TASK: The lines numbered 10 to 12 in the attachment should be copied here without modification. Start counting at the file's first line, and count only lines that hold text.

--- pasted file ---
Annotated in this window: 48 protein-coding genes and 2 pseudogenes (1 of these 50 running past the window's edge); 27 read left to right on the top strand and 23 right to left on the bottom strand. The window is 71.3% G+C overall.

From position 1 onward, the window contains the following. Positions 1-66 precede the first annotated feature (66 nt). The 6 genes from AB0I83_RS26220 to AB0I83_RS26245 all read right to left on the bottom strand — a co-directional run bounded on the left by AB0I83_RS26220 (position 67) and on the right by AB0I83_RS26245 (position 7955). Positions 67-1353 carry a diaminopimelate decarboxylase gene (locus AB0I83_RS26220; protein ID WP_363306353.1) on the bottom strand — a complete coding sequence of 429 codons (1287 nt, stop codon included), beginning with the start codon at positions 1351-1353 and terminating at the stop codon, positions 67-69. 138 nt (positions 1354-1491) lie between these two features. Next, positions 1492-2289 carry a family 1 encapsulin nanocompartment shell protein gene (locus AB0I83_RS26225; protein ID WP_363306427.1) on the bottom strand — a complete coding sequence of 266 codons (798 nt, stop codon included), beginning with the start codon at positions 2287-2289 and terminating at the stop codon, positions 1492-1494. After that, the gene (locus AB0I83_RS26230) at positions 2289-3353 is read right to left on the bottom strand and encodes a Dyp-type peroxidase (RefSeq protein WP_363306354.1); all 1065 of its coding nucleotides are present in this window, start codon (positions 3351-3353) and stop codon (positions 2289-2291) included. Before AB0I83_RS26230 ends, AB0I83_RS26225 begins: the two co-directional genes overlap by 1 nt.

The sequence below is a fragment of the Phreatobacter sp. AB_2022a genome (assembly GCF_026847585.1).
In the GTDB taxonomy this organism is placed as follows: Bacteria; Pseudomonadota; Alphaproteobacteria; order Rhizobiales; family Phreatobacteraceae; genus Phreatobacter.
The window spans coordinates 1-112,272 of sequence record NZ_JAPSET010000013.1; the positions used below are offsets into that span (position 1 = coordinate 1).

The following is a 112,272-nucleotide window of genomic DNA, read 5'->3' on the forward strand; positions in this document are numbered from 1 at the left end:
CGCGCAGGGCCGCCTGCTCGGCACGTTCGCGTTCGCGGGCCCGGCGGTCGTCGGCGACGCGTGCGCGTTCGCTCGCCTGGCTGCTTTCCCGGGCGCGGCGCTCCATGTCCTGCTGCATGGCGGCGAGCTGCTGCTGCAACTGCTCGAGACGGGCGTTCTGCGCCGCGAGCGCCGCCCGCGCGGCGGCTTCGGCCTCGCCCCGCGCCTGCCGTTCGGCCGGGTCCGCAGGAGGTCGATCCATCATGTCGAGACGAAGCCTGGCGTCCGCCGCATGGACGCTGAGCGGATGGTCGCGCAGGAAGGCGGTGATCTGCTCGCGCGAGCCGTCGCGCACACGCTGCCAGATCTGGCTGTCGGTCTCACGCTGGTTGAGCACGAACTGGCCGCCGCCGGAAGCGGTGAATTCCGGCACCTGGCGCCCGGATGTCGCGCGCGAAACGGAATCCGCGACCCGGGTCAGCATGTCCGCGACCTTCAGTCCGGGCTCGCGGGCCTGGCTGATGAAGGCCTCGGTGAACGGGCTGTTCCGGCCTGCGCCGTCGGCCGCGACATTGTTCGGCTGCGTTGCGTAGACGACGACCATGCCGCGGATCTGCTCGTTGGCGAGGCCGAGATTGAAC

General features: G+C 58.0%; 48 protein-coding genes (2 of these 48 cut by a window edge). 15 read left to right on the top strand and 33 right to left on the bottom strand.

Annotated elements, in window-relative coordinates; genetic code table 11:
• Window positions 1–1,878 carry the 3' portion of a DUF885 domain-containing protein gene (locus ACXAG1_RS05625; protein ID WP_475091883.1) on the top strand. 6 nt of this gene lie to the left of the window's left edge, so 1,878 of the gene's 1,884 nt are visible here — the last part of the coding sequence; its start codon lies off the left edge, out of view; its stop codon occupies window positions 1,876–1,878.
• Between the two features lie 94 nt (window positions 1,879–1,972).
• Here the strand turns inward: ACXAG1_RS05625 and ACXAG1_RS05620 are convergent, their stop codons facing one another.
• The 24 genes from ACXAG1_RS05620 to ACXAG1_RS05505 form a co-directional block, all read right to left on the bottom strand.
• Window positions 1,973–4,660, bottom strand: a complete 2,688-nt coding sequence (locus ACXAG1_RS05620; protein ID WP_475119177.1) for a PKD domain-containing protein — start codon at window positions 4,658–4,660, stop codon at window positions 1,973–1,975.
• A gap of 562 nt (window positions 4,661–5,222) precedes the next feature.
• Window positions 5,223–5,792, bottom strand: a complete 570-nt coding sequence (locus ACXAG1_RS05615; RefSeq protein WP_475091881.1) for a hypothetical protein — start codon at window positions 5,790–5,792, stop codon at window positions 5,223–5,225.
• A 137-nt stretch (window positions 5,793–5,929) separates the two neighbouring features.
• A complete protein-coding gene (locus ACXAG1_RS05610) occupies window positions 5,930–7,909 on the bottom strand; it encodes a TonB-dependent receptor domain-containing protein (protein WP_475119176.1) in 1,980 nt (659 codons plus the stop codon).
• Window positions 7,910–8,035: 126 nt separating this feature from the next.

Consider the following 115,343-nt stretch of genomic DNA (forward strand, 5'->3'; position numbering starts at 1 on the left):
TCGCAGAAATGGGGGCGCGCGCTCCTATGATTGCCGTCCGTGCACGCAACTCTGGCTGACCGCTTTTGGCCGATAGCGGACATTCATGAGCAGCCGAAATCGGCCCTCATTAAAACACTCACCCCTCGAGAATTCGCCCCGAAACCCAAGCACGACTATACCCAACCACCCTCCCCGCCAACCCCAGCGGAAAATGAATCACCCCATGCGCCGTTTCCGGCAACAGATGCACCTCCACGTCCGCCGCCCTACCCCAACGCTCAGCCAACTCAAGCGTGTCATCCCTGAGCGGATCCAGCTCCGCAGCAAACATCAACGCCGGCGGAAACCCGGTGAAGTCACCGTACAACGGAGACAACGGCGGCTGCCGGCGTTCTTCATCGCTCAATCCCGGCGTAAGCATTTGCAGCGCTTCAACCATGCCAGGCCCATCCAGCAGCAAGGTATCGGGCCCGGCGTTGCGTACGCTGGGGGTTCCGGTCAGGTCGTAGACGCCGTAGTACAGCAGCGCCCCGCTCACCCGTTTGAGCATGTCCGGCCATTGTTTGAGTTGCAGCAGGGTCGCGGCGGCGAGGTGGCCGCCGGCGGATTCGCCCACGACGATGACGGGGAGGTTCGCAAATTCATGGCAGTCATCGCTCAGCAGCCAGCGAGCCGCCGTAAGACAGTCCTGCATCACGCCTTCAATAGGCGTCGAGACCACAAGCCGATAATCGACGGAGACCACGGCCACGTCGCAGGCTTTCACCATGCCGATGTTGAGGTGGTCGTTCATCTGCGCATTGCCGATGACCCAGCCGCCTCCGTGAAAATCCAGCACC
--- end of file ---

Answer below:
• Window positions 1–1,878 carry the 3' portion of a DUF885 domain-containing protein gene (locus ACXAG1_RS05625; protein ID WP_475091883.1) on the top strand. 6 nt of this gene lie to the left of the window's left edge, so 1,878 of the gene's 1,884 nt are visible here — the last part of the coding sequence; its start codon lies off the left edge, out of view; its stop codon occupies window positions 1,876–1,878.
• Between the two features lie 94 nt (window positions 1,879–1,972).
• Here the strand turns inward: ACXAG1_RS05625 and ACXAG1_RS05620 are convergent, their stop codons facing one another.